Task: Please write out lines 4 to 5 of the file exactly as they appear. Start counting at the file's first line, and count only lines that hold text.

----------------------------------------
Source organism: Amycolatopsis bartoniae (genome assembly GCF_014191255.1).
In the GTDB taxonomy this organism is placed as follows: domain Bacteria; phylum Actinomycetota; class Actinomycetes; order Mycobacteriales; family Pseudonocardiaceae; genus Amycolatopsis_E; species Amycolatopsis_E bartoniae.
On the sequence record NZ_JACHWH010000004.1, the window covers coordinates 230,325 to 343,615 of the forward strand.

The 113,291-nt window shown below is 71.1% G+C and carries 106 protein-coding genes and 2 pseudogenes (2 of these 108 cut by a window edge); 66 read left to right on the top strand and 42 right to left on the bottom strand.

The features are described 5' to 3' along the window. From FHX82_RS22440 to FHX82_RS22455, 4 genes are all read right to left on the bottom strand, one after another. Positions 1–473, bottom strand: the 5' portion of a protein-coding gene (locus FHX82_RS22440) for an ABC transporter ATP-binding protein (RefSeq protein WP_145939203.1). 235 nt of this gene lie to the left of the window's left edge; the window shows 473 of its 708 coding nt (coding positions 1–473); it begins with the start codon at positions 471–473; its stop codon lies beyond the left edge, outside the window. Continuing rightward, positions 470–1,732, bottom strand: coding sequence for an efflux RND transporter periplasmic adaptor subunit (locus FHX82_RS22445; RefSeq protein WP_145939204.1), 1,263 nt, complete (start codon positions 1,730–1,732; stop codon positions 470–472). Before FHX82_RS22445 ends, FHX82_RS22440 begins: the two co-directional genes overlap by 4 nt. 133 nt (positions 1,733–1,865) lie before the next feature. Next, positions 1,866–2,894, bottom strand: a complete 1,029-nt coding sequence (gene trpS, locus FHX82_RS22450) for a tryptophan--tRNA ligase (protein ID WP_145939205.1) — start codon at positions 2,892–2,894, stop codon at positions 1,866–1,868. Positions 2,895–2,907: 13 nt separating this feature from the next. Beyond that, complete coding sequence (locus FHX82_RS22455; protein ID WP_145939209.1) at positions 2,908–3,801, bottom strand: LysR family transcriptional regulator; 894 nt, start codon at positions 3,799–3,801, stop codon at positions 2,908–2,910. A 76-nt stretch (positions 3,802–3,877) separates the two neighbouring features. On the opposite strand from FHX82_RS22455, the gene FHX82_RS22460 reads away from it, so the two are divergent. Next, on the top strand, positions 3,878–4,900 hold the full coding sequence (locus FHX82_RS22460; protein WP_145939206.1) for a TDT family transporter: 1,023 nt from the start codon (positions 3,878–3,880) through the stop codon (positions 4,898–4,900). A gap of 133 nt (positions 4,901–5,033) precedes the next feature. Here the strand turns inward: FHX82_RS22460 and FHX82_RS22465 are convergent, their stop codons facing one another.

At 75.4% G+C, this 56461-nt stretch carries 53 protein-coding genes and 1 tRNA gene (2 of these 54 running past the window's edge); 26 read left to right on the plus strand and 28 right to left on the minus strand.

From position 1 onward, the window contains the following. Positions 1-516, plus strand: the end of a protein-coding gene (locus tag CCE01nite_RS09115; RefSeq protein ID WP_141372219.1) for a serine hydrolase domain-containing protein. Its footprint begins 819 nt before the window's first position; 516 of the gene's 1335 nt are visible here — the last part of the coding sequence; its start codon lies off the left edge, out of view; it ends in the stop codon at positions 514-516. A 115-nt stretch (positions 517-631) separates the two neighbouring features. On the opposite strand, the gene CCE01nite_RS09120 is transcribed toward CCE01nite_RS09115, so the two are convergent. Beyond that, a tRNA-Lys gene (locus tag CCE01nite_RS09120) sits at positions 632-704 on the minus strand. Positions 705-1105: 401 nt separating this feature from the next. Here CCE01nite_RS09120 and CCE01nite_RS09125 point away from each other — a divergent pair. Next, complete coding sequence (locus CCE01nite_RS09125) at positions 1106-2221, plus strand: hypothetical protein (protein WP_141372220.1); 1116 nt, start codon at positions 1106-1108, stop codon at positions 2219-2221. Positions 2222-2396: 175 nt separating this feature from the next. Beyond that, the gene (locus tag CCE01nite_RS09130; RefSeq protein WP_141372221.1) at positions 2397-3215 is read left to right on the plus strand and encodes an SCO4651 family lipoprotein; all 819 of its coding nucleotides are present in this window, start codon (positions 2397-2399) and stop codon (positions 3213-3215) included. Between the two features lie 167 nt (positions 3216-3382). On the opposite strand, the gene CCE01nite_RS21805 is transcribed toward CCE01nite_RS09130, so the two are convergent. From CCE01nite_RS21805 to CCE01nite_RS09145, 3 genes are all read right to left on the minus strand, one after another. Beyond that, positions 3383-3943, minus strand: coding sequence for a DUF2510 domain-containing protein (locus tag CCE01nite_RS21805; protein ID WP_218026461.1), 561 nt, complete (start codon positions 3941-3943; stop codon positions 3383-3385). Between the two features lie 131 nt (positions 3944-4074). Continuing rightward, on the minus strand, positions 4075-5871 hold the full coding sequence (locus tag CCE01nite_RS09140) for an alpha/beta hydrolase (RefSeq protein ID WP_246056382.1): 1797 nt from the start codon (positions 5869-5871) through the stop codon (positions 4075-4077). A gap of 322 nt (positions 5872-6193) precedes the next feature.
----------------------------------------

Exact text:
The 113,291-nt window shown below is 71.1% G+C and carries 106 protein-coding genes and 2 pseudogenes (2 of these 108 cut by a window edge); 66 read left to right on the top strand and 42 right to left on the bottom strand.

The features are described 5' to 3' along the window. From FHX82_RS22440 to FHX82_RS22455, 4 genes are all read right to left on the bottom strand, one after another. Positions 1–473, bottom strand: the 5' portion of a protein-coding gene (locus FHX82_RS22440) for an ABC transporter ATP-binding protein (RefSeq protein WP_145939203.1). 235 nt of this gene lie to the left of the window's left edge; the window shows 473 of its 708 coding nt (coding positions 1–473); it begins with the start codon at positions 471–473; its stop codon lies beyond the left edge, outside the window. Continuing rightward, positions 470–1,732, bottom strand: coding sequence for an efflux RND transporter periplasmic adaptor subunit (locus FHX82_RS22445; RefSeq protein WP_145939204.1), 1,263 nt, complete (start codon positions 1,730–1,732; stop codon positions 470–472). Before FHX82_RS22445 ends, FHX82_RS22440 begins: the two co-directional genes overlap by 4 nt. 133 nt (positions 1,733–1,865) lie before the next feature. Next, positions 1,866–2,894, bottom strand: a complete 1,029-nt coding sequence (gene trpS, locus FHX82_RS22450) for a tryptophan--tRNA ligase (protein ID WP_145939205.1) — start codon at positions 2,892–2,894, stop codon at positions 1,866–1,868. Positions 2,895–2,907: 13 nt separating this feature from the next. Beyond that, complete coding sequence (locus FHX82_RS22455; protein ID WP_145939209.1) at positions 2,908–3,801, bottom strand: LysR family transcriptional regulator; 894 nt, start codon at positions 3,799–3,801, stop codon at positions 2,908–2,910. A 76-nt stretch (positions 3,802–3,877) separates the two neighbouring features. On the opposite strand from FHX82_RS22455, the gene FHX82_RS22460 reads away from it, so the two are divergent. Next, on the top strand, positions 3,878–4,900 hold the full coding sequence (locus FHX82_RS22460; protein WP_145939206.1) for a TDT family transporter: 1,023 nt from the start codon (positions 3,878–3,880) through the stop codon (positions 4,898–4,900). A gap of 133 nt (positions 4,901–5,033) precedes the next feature. Here the strand turns inward: FHX82_RS22460 and FHX82_RS22465 are convergent, their stop codons facing one another.